Then you can just use a couple of dabs of glue to hold it in place.

You can test continuity between the pinhole to the left of the CS pin on the PCB, and the button pad, to make sure you’ve got a good connection when you attach your pi.

If you’ve already put your mintyPi together and don’t want to take it apart to add another button, don’t worry: you can change the behavior easily so that another button will trigger the shortcuts.  When you set up your SD card, before putting it in your Pi, open /boot/mintyPi/pinfile.txt.  It should say 7 by default (because it watches GPIO pin 7).  If you change that to say 15, then the start button will act as the function button.  This is less than ideal because the start button will bring up a start menu in a game, or a menu in emulationstation (i.e it’s generating a keyboard keystroke), but it does work and will keep you from having to add another hole to your already-built mintyPi.

Power Components

Really the only difference between wiring up the power components this time is that the cheaper battery charger we’re using only has one set of BAT+ and BAT- pads, so you wind up having to share. I have the battery connected to those pads (duh), as well as a second set of wires: the positive (red) wire goes to a switch (and then on to the button PCB’s VCC pad), and the ground (black) wire will go to the button PCB. The sound card will share the VCC/GND pads on the button PCB, just so we’re not trying to cram 3 sets of wires on that one set of pads on the charger. Basically the same as last time, though!

One extra precaution I took this time, though, was adding a square of silicone thermal padding on the battery to separate it from the Pi. We enabled overclocking by default in the latest RetroPie image, which does cause the Pi to generate more heat than it did before. Adding this silicone pad will separate the pi and the battery, and should also help diffuse the heat on the back of the pi, so it isn’t all concentrated at one point behind the CPU. Batteries scare me so I like to be extra careful. 🙂  The silicone pad I used is linked to in the parts list on the wiki (link up top).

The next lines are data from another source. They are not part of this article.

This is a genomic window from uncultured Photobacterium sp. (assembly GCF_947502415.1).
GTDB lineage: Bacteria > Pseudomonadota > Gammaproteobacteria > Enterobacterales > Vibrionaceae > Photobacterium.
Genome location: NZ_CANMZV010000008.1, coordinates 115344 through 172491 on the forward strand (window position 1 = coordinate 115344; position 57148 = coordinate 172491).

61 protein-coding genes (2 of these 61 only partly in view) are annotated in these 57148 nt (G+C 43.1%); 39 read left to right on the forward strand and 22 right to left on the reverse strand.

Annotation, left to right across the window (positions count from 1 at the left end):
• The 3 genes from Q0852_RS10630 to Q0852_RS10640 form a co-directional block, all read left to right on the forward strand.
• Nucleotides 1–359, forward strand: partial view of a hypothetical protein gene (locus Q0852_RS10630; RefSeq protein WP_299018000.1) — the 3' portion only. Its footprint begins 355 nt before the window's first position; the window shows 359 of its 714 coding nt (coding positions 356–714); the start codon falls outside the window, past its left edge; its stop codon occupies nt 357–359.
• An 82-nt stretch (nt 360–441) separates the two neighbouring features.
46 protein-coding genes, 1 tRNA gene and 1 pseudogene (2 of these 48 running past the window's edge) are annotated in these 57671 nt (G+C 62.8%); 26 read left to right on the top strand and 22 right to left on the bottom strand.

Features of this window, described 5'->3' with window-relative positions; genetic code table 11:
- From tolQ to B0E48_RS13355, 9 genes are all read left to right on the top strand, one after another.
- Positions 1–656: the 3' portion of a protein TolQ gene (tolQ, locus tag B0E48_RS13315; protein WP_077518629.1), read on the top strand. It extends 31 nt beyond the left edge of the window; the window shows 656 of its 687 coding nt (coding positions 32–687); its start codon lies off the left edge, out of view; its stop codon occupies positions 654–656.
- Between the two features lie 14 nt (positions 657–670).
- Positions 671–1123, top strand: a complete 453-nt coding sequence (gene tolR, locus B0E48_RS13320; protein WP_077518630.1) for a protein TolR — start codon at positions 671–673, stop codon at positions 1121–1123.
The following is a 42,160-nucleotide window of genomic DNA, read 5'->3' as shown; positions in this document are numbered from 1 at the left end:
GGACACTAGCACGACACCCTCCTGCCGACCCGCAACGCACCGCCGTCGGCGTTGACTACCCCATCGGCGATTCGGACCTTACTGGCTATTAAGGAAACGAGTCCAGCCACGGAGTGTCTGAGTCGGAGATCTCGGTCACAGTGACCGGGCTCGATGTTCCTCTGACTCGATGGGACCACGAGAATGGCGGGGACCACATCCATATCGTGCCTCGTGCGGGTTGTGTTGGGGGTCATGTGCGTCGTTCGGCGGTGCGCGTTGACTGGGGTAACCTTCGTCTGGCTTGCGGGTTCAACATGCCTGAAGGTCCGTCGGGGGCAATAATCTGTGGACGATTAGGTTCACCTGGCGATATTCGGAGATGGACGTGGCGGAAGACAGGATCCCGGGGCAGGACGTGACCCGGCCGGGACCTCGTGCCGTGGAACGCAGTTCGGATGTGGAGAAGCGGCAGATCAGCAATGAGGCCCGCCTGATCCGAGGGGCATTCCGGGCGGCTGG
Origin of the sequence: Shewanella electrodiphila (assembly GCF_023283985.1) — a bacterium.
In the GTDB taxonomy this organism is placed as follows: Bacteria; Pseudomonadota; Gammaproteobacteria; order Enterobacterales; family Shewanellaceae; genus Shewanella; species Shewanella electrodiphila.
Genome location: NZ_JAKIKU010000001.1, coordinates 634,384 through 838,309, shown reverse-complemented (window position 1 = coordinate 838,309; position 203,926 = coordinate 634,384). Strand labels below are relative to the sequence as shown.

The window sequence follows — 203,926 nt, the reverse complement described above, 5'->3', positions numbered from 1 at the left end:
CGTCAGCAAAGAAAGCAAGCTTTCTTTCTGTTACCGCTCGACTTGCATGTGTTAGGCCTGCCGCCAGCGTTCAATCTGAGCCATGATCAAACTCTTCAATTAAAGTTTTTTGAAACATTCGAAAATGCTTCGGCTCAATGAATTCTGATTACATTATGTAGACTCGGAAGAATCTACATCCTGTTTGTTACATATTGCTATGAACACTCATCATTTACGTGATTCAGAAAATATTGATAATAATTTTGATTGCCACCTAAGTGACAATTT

If the above concerns you, you can turn off overclocking by opening /boot/config.txt and removing these lines (be sure to not remove the itc_arm=on line below them):


Software Update

And that’s about it as far as hardware differences! Now let’s talk about the software updates. The pre-made image is now based off of Retropie 4.3, which gives us a few nice features out of the box like recently-played games list, favorite games list, and updated emulators. We’ve added a couple other big features though – the biggest being a crazy-handy set of shortcuts! Now you can hold the function button (previously the safe-shutdown button) and do the following:

Function + A = Toggle Battery
Function + Y = Toggle Wifi with Icon
Function + B = Toggle Bluetooth with Icon
Function + X = Initiate Safe Shutdown
Function + Dpad Right = Volume Up with Icon
Function + Dpad Left = Volume Down with Icon
Function + Dpad Up = Screen brightness Up
Function + Dpad Down = Screen brightness Down
Function + Right Shoulder = Display Shortcut Cheatsheet

Handy, right?! Also, did you notice the screen brightness shortcuts? With the latest screen/PCB combo from Helder, and using Hoolyhoo’s scripts, you can turn the brightness up and down from anywhere. Pretty awesome!

Another feature I added, if you go in the RetroPie menu, you’ll see an option for “Update mintyPi”. If you select this while connected to wifi, then it will first reach out and update itself (so we can add updates to the update script… hah), and then it will run. It will pull in updates to any customized themes (which is now a customized Material theme by default), pull in updates to Hoolyhoo’s scripts, and any other fixes/tweaks that we find we need later on down the road. This should be very handy in the future, since it will let us add features and/or fixes without you having to open up your mintyPi and remove the SD card.

Other updates to this image include:
• Fixed issue with black screen when no sound card is present
• Included custom mintyPi/sudomod theme from Will.I.Am (pictured below — you can follow him on instagram at @invader_meh). Thanks, Will!
• Tweaked retroarch config so quick save/load now works with select + L/R again
• Updated splash video

The new image is linked to on the wiki (so it only needs to be updated in one spot):

I think that about covers it! Huge thanks to Helder for the updated parts, Hoolyhoo for all his work on the scripts included in this update, and Will.I.Am for the custom theme.

Stay tuned for more projects soon!

wermy Written by: